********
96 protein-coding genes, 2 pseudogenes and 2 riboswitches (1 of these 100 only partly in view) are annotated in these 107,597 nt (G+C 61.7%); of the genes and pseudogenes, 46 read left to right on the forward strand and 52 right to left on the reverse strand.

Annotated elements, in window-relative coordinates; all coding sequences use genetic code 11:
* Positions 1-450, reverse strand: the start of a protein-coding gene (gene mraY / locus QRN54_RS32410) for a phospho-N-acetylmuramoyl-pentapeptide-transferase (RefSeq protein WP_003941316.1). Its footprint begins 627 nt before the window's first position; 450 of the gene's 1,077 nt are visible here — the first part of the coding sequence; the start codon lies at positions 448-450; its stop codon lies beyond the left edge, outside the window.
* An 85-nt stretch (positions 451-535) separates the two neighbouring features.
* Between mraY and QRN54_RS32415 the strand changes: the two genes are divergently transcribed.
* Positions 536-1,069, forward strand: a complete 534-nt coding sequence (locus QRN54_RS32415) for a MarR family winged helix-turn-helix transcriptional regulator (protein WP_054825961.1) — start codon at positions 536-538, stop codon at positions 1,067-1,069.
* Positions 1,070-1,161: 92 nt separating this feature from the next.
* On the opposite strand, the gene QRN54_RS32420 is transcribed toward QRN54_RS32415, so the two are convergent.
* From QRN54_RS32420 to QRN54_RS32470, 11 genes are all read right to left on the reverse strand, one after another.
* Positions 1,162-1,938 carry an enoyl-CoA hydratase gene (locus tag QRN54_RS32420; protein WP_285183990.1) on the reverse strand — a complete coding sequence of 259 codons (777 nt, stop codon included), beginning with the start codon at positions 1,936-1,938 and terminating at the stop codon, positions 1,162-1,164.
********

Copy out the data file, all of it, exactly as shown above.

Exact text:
96 protein-coding genes, 2 pseudogenes and 2 riboswitches (1 of these 100 only partly in view) are annotated in these 107,597 nt (G+C 61.7%); of the genes and pseudogenes, 46 read left to right on the forward strand and 52 right to left on the reverse strand.

Annotated elements, in window-relative coordinates; all coding sequences use genetic code 11:
* Positions 1-450, reverse strand: the start of a protein-coding gene (gene mraY / locus QRN54_RS32410) for a phospho-N-acetylmuramoyl-pentapeptide-transferase (RefSeq protein WP_003941316.1). Its footprint begins 627 nt before the window's first position; 450 of the gene's 1,077 nt are visible here — the first part of the coding sequence; the start codon lies at positions 448-450; its stop codon lies beyond the left edge, outside the window.
* An 85-nt stretch (positions 451-535) separates the two neighbouring features.
* Between mraY and QRN54_RS32415 the strand changes: the two genes are divergently transcribed.
* Positions 536-1,069, forward strand: a complete 534-nt coding sequence (locus QRN54_RS32415) for a MarR family winged helix-turn-helix transcriptional regulator (protein WP_054825961.1) — start codon at positions 536-538, stop codon at positions 1,067-1,069.
* Positions 1,070-1,161: 92 nt separating this feature from the next.
* On the opposite strand, the gene QRN54_RS32420 is transcribed toward QRN54_RS32415, so the two are convergent.
* From QRN54_RS32420 to QRN54_RS32470, 11 genes are all read right to left on the reverse strand, one after another.
* Positions 1,162-1,938 carry an enoyl-CoA hydratase gene (locus tag QRN54_RS32420; protein WP_285183990.1) on the reverse strand — a complete coding sequence of 259 codons (777 nt, stop codon included), beginning with the start codon at positions 1,936-1,938 and terminating at the stop codon, positions 1,162-1,164.